From the American Association of Colleges of Nursing (AACN) to the National Academy of Medicine, many organizations believe that new Registered Nurses (RNs) should enter the field with, at minimum, a Bachelor of Science in Nursing (BSN) degree. Likewise, they encourage existing RNs with a diploma or associate degree to further their education with an RN to BSN or RN to MSN degree completion program.
So, why do institutions want RNs to have a BSN degree or higher? Their goal is to increase the standard of care for patients, and a large body of research has demonstrated improved clinical outcomes for nurses with higher education. These outcomes range from lower mortality rates to more accurate diagnoses and fewer medication errors. Some hospitals, in particular, are further driven by a desire for the coveted Magnet Hospital designation, for which hospitals must have a nursing staff that meets specific educational requirements, including that all nurse managers have a bachelor’s or master’s degree in nursing.
How a Bachelor’s Degree in Nursing Could Help You
While associate’s and diploma nursing programs focus primarily on the basics of clinical care, BSN programs offer a broader curriculum useful in diverse settings and cases, including courses on community health, leadership, and health policy and information management. BSN programs can improve communication, critical thinking, research and leadership skills as well as prepare nurses to deliver more advanced patient care and health promotion education.
Employers recognize and value that difference, with the numbers clearly showing the value of a BSN to RNs on the job hunt. In 2019, the AACN found that 82% of surveyed organizations strongly preferred hiring nurses with a bachelor’s degree in nursing, while 43% only hired RNs with a BSN. The US Army, Navy and Air Force, for example, require every active duty RN to hold a BSN.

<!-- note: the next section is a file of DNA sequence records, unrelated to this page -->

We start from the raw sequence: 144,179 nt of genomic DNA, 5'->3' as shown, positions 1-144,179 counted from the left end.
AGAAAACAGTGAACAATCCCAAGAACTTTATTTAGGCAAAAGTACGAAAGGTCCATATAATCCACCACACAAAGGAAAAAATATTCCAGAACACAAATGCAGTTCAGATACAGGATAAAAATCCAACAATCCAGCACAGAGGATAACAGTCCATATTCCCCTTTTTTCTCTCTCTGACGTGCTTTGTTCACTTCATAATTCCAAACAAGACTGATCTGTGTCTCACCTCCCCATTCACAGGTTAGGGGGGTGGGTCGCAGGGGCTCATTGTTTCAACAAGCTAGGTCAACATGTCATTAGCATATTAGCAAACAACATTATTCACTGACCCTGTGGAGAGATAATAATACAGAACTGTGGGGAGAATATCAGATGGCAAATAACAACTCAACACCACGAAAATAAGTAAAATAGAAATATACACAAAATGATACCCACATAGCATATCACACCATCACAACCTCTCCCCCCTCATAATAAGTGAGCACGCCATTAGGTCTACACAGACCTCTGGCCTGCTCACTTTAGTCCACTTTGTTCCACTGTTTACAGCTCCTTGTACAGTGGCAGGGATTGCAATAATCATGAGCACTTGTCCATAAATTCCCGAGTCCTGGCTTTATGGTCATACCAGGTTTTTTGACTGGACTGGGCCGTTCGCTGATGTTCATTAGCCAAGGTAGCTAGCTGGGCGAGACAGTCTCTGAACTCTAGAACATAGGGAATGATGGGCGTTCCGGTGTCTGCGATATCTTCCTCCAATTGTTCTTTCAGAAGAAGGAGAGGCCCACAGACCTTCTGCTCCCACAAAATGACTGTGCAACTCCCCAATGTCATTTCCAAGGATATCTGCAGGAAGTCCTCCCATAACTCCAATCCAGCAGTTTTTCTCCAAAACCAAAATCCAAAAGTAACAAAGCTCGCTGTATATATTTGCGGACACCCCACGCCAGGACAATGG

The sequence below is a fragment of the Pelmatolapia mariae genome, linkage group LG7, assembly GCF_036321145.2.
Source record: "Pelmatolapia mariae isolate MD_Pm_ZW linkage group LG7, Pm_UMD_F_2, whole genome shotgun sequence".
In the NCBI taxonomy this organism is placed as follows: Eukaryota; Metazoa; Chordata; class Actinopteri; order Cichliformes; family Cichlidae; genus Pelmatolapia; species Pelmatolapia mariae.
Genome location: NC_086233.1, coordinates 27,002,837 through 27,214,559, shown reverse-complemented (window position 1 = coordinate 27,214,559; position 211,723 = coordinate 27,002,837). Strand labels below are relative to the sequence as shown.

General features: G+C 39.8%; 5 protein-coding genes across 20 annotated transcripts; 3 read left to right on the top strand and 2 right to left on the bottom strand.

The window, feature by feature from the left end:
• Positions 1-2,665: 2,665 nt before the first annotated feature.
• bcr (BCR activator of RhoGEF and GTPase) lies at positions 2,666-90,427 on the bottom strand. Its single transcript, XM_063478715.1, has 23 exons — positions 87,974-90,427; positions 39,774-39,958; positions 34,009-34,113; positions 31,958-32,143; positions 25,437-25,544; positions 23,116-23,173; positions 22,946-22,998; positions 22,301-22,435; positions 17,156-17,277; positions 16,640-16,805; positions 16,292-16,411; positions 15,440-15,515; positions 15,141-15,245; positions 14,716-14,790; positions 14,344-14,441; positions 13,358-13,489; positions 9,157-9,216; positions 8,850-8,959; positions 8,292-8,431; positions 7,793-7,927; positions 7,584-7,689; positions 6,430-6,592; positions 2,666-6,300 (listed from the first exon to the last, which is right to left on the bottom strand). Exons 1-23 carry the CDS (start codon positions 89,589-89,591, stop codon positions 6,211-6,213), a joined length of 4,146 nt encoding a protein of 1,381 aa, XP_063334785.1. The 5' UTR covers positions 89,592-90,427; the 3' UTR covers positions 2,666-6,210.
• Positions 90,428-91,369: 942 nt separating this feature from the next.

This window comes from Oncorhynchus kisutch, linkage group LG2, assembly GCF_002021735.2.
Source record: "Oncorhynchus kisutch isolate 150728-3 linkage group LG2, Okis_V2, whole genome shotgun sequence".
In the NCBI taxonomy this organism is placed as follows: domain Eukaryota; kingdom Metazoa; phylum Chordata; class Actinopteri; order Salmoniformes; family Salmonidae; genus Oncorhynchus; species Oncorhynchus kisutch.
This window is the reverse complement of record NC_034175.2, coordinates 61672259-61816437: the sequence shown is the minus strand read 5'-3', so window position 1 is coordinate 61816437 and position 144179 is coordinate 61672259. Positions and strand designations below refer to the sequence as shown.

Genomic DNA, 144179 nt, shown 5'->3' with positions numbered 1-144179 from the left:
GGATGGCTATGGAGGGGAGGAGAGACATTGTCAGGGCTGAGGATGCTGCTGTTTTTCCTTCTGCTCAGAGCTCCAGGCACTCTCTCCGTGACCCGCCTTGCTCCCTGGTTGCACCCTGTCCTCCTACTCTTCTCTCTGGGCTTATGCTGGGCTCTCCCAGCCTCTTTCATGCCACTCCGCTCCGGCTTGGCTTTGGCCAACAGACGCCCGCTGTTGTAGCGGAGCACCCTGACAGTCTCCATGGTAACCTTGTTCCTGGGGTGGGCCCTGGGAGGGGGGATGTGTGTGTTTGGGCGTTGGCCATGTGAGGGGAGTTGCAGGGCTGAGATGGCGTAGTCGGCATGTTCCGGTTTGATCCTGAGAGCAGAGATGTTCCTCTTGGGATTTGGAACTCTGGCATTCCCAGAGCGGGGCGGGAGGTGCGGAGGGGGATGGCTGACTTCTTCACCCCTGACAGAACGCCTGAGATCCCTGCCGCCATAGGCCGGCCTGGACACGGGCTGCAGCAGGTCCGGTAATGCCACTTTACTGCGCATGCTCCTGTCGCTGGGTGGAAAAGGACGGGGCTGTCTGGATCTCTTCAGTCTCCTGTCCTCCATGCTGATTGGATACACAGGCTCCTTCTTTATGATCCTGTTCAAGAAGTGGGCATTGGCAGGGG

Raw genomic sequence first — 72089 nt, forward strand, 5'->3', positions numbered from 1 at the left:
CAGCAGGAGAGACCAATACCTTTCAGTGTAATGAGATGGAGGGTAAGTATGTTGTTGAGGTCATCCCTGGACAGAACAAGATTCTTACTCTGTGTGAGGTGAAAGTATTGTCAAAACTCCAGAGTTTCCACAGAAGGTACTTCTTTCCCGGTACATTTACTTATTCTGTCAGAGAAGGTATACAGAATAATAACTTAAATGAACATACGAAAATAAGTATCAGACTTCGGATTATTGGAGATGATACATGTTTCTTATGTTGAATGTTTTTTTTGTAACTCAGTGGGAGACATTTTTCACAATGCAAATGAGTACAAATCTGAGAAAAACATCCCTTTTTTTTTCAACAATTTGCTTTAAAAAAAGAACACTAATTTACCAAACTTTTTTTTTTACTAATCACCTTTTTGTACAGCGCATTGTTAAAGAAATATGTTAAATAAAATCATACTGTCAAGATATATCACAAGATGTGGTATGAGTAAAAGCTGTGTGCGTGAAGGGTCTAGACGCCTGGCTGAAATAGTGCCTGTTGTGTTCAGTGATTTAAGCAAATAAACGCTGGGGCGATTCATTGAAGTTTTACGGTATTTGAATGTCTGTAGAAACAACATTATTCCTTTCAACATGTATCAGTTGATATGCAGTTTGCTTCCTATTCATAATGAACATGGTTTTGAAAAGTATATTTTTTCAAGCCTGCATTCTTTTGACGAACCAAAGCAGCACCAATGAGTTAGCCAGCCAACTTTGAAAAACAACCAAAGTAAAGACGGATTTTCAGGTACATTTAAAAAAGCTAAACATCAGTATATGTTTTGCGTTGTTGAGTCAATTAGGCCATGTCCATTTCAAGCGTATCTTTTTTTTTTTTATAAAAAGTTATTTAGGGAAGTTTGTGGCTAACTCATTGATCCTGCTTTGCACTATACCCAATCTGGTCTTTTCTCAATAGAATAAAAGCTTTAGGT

Having a bachelor’s degree in nursing is also commonly required for moving beyond entry-level clinical positions into administration, research, teaching, or other specialized nursing fields. This holds true in the Veteran’s Administration (VA)—the single largest US employer for RNs—where nurses cannot be promoted out of entry-level positions without a bachelor’s degree in nursing. These higher-level and management positions often come with an increase in salary, so earning a BSN can also increase your earning potential in your career. Beyond that, a bachelor’s degree in nursing is the foundation to a master’s degree in nursing, which is required to become an advanced practice RN.
Solutions for New & Working Nurses: BSN, RN to BSN, and RN to MSN programs
For someone new to the field, earning a bachelor’s degree in nursing usually takes around four years. However, if you are already a registered nurse, RN to BSN degree completion programs potentially can save you time and tuition expenses. (Many organizations also offer tuition support for employees completing nursing programs!) If you meet RN to BSN requirements, you may be able to earn a BSN in under two years. Alternatively, if you know you want to eventually pursue a graduate degree, a RN to MSN program may be an even better fit for you!
In addition to the on-campus nursing programs available, some schools (including South University) allow you to complete RN to BSN and RN to MSN nursing degrees online—giving you increased flexibility and control over your schedule. Either way, investing in your education now could lead to improved patient care, more career opportunities and the potential for a higher salary in the future.
Ready to pursue your nursing degree in a welcoming environment with knowledgeable, supportive faculty and staff and personalized attention? Request information today to learn more about the nursing programs at South University.